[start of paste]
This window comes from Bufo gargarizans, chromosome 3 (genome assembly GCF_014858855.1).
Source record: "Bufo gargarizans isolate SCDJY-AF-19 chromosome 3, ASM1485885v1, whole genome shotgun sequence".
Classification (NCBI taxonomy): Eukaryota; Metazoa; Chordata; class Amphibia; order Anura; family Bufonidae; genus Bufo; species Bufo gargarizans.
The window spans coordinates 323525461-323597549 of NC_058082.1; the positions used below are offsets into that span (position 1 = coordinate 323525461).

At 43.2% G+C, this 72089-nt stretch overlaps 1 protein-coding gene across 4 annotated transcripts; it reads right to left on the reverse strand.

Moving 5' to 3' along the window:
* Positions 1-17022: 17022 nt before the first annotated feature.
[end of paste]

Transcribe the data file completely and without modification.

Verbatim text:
This window comes from Bufo gargarizans, chromosome 3 (genome assembly GCF_014858855.1).
Source record: "Bufo gargarizans isolate SCDJY-AF-19 chromosome 3, ASM1485885v1, whole genome shotgun sequence".
Classification (NCBI taxonomy): Eukaryota; Metazoa; Chordata; class Amphibia; order Anura; family Bufonidae; genus Bufo; species Bufo gargarizans.
The window spans coordinates 323525461-323597549 of NC_058082.1; the positions used below are offsets into that span (position 1 = coordinate 323525461).

At 43.2% G+C, this 72089-nt stretch overlaps 1 protein-coding gene across 4 annotated transcripts; it reads right to left on the reverse strand.

Moving 5' to 3' along the window:
* Positions 1-17022: 17022 nt before the first annotated feature.